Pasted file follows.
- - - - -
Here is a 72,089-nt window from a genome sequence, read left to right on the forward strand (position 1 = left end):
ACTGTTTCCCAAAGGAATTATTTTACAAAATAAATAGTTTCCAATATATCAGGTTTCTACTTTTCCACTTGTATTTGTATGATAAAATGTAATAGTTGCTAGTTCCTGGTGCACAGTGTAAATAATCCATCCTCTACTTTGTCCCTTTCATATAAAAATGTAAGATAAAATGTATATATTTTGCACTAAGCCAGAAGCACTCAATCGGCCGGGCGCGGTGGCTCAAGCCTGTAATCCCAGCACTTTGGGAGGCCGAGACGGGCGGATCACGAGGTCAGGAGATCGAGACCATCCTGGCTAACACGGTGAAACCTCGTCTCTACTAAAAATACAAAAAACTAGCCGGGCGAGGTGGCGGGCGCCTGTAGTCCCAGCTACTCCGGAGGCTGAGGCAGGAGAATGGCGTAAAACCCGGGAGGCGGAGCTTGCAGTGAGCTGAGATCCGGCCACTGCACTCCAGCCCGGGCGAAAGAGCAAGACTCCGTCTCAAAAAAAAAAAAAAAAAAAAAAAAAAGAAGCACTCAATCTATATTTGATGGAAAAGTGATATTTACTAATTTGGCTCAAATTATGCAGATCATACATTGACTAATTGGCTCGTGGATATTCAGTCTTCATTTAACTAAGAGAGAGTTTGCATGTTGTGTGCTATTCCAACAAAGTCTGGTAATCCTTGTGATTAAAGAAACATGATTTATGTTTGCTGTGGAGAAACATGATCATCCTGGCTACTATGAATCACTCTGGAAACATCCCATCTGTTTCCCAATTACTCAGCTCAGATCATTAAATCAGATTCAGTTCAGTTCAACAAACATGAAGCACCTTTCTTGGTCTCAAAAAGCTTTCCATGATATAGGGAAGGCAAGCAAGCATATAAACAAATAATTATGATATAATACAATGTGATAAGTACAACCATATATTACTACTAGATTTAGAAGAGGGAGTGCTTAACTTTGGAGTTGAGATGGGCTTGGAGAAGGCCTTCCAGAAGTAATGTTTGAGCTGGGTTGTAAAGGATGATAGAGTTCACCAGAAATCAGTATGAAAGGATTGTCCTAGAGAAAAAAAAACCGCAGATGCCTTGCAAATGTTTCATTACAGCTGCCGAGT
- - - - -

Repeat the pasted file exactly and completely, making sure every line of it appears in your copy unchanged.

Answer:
Here is a 72,089-nt window from a genome sequence, read left to right on the forward strand (position 1 = left end):
ACTGTTTCCCAAAGGAATTATTTTACAAAATAAATAGTTTCCAATATATCAGGTTTCTACTTTTCCACTTGTATTTGTATGATAAAATGTAATAGTTGCTAGTTCCTGGTGCACAGTGTAAATAATCCATCCTCTACTTTGTCCCTTTCATATAAAAATGTAAGATAAAATGTATATATTTTGCACTAAGCCAGAAGCACTCAATCGGCCGGGCGCGGTGGCTCAAGCCTGTAATCCCAGCACTTTGGGAGGCCGAGACGGGCGGATCACGAGGTCAGGAGATCGAGACCATCCTGGCTAACACGGTGAAACCTCGTCTCTACTAAAAATACAAAAAACTAGCCGGGCGAGGTGGCGGGCGCCTGTAGTCCCAGCTACTCCGGAGGCTGAGGCAGGAGAATGGCGTAAAACCCGGGAGGCGGAGCTTGCAGTGAGCTGAGATCCGGCCACTGCACTCCAGCCCGGGCGAAAGAGCAAGACTCCGTCTCAAAAAAAAAAAAAAAAAAAAAAAAAAGAAGCACTCAATCTATATTTGATGGAAAAGTGATATTTACTAATTTGGCTCAAATTATGCAGATCATACATTGACTAATTGGCTCGTGGATATTCAGTCTTCATTTAACTAAGAGAGAGTTTGCATGTTGTGTGCTATTCCAACAAAGTCTGGTAATCCTTGTGATTAAAGAAACATGATTTATGTTTGCTGTGGAGAAACATGATCATCCTGGCTACTATGAATCACTCTGGAAACATCCCATCTGTTTCCCAATTACTCAGCTCAGATCATTAAATCAGATTCAGTTCAGTTCAACAAACATGAAGCACCTTTCTTGGTCTCAAAAAGCTTTCCATGATATAGGGAAGGCAAGCAAGCATATAAACAAATAATTATGATATAATACAATGTGATAAGTACAACCATATATTACTACTAGATTTAGAAGAGGGAGTGCTTAACTTTGGAGTTGAGATGGGCTTGGAGAAGGCCTTCCAGAAGTAATGTTTGAGCTGGGTTGTAAAGGATGATAGAGTTCACCAGAAATCAGTATGAAAGGATTGTCCTAGAGAAAAAAAAACCGCAGATGCCTTGCAAATGTTTCATTACAGCTGCCGAGT